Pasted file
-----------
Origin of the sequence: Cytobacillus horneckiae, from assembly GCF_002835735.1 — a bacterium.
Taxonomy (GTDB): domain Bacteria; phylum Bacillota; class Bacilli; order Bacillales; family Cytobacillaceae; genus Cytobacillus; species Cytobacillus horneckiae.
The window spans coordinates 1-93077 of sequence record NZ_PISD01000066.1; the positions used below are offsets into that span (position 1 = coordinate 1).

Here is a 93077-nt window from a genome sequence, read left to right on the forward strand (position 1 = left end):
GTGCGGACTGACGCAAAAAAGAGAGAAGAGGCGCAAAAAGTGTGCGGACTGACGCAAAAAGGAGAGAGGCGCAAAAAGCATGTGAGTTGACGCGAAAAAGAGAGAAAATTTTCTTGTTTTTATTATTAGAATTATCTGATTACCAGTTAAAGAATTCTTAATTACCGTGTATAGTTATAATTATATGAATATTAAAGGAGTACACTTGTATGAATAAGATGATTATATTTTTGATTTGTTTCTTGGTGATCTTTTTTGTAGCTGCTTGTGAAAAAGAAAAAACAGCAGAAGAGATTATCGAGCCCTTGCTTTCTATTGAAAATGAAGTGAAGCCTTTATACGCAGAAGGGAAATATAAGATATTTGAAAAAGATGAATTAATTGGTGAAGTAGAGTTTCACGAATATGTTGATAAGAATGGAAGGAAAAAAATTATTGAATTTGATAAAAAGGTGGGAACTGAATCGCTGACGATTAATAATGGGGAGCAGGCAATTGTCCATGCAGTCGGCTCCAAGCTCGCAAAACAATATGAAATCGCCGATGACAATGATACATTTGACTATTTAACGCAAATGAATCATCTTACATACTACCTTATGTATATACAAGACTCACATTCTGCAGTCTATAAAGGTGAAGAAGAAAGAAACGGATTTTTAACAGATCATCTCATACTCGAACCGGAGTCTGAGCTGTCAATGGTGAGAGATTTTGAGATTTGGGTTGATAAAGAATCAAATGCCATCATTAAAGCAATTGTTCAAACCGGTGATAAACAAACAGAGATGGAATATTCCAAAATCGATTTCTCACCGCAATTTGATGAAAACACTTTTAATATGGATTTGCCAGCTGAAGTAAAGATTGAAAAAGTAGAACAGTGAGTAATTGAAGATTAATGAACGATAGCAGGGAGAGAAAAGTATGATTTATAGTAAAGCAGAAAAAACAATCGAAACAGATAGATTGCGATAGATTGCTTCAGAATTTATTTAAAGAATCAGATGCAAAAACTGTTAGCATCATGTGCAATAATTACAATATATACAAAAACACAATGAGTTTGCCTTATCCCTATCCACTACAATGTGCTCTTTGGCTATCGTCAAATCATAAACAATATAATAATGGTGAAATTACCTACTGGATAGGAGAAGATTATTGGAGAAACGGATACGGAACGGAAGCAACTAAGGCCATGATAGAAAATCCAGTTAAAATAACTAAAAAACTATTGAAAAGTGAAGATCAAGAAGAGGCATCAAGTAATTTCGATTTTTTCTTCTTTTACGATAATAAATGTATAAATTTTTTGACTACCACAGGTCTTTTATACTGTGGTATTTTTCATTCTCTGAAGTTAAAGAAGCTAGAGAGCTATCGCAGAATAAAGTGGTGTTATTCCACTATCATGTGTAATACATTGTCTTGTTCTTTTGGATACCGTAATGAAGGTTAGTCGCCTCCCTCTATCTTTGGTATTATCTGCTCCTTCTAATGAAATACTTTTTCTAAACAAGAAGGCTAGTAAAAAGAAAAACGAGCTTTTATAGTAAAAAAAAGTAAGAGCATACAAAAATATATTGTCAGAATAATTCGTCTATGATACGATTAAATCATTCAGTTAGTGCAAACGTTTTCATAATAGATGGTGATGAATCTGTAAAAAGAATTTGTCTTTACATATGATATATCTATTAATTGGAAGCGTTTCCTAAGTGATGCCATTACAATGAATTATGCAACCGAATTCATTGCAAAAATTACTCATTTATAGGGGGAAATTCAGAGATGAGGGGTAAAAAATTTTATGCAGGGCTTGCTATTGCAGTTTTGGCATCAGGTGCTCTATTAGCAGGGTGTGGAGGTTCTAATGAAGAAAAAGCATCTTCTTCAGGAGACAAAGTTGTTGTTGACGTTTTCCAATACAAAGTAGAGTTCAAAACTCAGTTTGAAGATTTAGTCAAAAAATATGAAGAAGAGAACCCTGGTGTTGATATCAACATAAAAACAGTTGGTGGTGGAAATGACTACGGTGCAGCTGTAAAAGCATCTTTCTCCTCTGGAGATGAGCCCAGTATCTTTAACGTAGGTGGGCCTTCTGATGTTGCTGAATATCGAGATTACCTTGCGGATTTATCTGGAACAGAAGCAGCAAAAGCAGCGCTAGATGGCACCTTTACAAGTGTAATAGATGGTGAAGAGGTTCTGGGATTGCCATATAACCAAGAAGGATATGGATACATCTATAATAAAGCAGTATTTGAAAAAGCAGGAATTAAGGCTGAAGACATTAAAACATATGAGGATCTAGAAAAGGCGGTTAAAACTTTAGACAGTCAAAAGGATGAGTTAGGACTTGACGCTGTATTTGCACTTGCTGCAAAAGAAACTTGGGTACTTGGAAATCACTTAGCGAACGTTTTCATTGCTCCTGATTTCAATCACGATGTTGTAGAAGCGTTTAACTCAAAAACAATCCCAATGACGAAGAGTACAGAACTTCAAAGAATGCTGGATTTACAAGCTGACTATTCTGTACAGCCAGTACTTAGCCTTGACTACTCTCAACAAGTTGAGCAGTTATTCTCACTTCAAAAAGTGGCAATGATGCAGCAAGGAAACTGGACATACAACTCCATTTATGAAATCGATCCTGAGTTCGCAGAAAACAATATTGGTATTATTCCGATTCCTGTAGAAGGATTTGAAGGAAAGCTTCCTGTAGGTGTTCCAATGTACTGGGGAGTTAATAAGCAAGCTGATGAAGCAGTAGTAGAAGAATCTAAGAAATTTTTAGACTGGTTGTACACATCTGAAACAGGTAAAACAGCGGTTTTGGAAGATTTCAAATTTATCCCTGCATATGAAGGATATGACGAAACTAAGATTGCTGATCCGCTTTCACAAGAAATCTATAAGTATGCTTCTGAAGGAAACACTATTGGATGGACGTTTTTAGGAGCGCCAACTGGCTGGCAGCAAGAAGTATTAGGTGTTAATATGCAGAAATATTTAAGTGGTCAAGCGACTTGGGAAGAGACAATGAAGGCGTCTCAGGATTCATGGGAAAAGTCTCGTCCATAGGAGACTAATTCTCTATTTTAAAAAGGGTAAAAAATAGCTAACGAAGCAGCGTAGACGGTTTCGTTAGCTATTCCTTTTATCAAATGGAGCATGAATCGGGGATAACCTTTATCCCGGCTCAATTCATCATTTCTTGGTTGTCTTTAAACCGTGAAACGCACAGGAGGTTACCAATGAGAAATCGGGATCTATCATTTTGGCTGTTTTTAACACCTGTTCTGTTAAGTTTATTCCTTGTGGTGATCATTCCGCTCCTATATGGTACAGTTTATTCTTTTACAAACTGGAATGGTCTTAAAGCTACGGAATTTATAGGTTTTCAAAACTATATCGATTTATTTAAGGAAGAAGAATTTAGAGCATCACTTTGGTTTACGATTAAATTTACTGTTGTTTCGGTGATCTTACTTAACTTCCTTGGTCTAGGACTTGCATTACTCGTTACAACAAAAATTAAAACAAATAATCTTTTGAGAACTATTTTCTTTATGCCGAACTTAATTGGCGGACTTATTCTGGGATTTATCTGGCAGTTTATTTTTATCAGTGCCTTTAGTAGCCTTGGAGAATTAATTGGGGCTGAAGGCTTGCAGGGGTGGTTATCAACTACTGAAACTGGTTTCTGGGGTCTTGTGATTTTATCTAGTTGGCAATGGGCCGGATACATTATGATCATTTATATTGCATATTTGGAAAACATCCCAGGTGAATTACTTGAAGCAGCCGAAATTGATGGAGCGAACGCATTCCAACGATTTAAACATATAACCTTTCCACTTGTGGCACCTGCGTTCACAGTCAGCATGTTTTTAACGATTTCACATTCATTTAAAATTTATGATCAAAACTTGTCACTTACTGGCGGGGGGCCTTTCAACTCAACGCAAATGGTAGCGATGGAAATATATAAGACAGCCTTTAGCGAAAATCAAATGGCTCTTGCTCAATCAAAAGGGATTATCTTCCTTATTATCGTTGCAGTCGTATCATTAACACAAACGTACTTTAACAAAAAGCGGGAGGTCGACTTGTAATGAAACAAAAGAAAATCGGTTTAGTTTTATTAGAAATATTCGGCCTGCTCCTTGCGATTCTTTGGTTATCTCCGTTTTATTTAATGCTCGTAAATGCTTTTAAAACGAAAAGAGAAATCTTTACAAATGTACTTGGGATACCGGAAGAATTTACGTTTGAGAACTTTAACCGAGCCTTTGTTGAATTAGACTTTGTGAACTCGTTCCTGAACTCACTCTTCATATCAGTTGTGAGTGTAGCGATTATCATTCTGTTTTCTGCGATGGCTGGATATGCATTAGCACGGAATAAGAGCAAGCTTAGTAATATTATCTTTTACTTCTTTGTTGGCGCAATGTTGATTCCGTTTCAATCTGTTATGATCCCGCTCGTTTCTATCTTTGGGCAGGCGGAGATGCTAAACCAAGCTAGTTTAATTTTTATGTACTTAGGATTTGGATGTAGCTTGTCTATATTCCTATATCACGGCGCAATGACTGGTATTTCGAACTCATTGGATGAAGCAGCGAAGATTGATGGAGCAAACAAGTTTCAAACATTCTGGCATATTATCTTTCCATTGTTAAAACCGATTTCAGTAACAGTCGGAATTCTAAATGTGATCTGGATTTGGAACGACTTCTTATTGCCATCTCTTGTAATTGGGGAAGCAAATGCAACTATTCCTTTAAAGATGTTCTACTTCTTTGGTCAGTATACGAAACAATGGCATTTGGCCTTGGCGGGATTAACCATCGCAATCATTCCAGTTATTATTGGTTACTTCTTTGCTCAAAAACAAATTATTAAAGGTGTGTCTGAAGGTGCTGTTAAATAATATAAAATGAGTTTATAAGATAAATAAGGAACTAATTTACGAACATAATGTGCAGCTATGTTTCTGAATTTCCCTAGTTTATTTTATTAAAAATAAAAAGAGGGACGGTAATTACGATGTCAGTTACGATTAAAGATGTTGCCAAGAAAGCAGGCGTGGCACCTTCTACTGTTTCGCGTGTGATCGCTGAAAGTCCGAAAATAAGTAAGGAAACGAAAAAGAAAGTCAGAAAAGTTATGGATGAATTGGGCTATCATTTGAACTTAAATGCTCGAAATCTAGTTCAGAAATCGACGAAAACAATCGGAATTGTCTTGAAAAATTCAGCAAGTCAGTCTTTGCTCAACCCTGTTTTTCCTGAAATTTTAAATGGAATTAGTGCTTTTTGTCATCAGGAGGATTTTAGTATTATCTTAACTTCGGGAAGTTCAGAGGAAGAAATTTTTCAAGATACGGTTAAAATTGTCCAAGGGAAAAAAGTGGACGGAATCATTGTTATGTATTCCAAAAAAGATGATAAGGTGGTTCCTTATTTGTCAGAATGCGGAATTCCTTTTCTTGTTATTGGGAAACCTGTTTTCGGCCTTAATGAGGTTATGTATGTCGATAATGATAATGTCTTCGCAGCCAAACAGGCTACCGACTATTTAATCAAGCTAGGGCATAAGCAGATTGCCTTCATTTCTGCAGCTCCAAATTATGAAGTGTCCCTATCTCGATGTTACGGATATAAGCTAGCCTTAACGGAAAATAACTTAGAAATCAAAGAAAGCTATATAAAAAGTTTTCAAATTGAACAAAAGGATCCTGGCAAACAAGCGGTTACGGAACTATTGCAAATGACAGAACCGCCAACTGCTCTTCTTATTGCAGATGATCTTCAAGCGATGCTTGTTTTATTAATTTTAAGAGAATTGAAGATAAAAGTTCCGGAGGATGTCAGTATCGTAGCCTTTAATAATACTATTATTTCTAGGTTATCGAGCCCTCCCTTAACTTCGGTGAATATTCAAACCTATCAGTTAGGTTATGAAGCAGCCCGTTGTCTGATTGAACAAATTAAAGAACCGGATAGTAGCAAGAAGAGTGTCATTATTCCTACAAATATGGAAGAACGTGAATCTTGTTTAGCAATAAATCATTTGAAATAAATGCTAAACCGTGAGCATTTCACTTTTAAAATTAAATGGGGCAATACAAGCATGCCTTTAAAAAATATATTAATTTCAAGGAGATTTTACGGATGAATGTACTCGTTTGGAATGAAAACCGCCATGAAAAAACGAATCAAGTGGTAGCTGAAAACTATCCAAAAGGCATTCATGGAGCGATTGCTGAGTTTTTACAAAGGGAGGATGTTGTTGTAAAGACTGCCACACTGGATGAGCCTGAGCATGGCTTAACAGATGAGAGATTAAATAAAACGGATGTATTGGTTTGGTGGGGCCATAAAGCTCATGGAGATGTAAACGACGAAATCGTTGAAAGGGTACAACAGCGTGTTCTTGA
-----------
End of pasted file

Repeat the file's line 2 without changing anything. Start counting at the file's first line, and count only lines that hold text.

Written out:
Taxonomy (GTDB): domain Bacteria; phylum Bacillota; class Bacilli; order Bacillales; family Cytobacillaceae; genus Cytobacillus; species Cytobacillus horneckiae.